Home Nissan Nissan Pathfinder Review (2013)

Nissan Pathfinder Review (2013)


The old Nissan Pathfinder is gone. Long live he NEW Nissan Pathfinder. Everything must come to an end. Pathfinder had to become family friendly or die, it was that simple. Nissan knew this and morphed their old school body on frame SUV Pathfinder into a unibody SUV with better ride, lighter weight, (500 pounds less) bigger size, and much better fuel economy. (class leading to be exact) Off –roaders that loved the old Pathfinder should probably look at the Xterra for comfort and quit whining.

The new 2013 Pathfinder is a much more refined vehicle. Outside, the Pathfinder is lower, wider, and longer than the old one. It can fit 7 passengers comfortably and people can afford to buy fuel for it. Sure, it looks more like a minivan, but not enough to lose sales. I like to think that it still looks like a Nissan Pathfinder, just a good looking one this time. (unlike the old Pathfinder)

The interior is the big story here. Inside, everything is bigger and better. The seats are more comfortable, it is easier to climb in to, and best of all, the third row of seats is easily accessible! I don’t know why some companies put in third row seats that people can’t get to. Nissan made the second row slide out of the way with a flick of the wrist to provide plenty of room for big guys to get back there. (I even did it) The second row seats recline, very nice.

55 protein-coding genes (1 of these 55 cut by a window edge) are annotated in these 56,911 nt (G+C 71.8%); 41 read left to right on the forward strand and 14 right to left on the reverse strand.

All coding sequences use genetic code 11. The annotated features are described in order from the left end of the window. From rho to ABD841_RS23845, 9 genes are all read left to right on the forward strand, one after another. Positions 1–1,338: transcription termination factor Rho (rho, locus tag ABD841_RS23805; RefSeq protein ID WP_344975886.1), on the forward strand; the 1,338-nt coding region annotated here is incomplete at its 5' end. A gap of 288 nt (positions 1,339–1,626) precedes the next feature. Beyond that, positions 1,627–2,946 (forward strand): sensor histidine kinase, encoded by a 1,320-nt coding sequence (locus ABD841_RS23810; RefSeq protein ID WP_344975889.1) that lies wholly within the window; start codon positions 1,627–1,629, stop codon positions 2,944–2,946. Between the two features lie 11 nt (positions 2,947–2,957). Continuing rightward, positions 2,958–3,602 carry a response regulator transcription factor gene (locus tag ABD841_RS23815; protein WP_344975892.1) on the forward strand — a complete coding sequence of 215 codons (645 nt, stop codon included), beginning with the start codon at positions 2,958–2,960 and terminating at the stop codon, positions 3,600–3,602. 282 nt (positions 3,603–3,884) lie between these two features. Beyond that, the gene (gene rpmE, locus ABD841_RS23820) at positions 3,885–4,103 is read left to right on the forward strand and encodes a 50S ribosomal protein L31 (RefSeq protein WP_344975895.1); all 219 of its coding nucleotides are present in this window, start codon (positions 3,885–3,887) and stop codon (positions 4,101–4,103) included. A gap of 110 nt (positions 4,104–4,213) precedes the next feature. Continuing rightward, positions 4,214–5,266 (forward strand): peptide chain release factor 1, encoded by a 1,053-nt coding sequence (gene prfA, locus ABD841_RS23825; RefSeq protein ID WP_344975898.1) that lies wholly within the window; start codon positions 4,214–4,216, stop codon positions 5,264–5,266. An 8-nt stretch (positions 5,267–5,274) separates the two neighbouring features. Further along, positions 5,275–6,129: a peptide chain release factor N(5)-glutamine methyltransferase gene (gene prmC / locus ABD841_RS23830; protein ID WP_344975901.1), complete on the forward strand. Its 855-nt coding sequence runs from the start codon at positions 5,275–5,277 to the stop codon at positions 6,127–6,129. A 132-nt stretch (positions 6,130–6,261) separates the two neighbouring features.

The dash is well configured and the controls are easy to learn and use. Interior noise level is good, the quality of materials used is very good, and the seats are comfortable. All in all, and big step up from the old Pathfinder.

The 2013 Pathfinder is powered by Nissans popular 260 hp 3.5-liter VQ V6. It is mated to a CVT transmission that works well. I think that Nissan makes the only CVT that I would consider owning. (that is a compliment) Front wheel drive is standard and four wheel drive is available. The Pathfinder has good power and even better fuel economy. EPA estimates are 20 city/26 highway and 22 combined for the standard FWD version. Nissan says that the Pathfinder can tow 5,000 pounds, but I wouldn’t do it very much.

Standard safety features include antilock disc brakes, stability control, traction control, and airbags all around. The biggest safety improvement is the fact that it handles better then the old one.

The Pathfinder is offered in four trim levels: S, SV, SL and Platinum. The base model S sells in the $28k range and the top of the line Platinum version for $39k. Most sales will be the $31k SV model.

I like the Pathfinder, but think it will struggle against the Honda Pilot, Toyota Highlander, and Ford Explorer. Lets hope Nissan treats it well. I give it a 4.5 out of 5 stars.

Mike Herzing

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